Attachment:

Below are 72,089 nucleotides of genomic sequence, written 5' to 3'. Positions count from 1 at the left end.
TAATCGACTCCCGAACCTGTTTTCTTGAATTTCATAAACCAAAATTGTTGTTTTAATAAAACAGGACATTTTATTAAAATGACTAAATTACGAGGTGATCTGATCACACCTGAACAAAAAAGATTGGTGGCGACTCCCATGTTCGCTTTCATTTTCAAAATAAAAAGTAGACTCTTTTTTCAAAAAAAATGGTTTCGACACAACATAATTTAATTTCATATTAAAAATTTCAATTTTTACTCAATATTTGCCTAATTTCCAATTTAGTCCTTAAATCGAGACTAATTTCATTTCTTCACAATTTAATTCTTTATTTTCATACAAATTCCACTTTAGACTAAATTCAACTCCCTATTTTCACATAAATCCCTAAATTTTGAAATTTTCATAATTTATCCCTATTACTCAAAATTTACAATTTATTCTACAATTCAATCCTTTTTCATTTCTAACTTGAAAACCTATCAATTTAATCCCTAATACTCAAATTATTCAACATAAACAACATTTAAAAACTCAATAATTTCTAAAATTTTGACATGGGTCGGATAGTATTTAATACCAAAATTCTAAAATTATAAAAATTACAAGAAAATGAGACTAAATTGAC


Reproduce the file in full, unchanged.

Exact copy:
Below are 72,089 nucleotides of genomic sequence, written 5' to 3'. Positions count from 1 at the left end.
TAATCGACTCCCGAACCTGTTTTCTTGAATTTCATAAACCAAAATTGTTGTTTTAATAAAACAGGACATTTTATTAAAATGACTAAATTACGAGGTGATCTGATCACACCTGAACAAAAAAGATTGGTGGCGACTCCCATGTTCGCTTTCATTTTCAAAATAAAAAGTAGACTCTTTTTTCAAAAAAAATGGTTTCGACACAACATAATTTAATTTCATATTAAAAATTTCAATTTTTACTCAATATTTGCCTAATTTCCAATTTAGTCCTTAAATCGAGACTAATTTCATTTCTTCACAATTTAATTCTTTATTTTCATACAAATTCCACTTTAGACTAAATTCAACTCCCTATTTTCACATAAATCCCTAAATTTTGAAATTTTCATAATTTATCCCTATTACTCAAAATTTACAATTTATTCTACAATTCAATCCTTTTTCATTTCTAACTTGAAAACCTATCAATTTAATCCCTAATACTCAAATTATTCAACATAAACAACATTTAAAAACTCAATAATTTCTAAAATTTTGACATGGGTCGGATAGTATTTAATACCAAAATTCTAAAATTATAAAAATTACAAGAAAATGAGACTAAATTGAC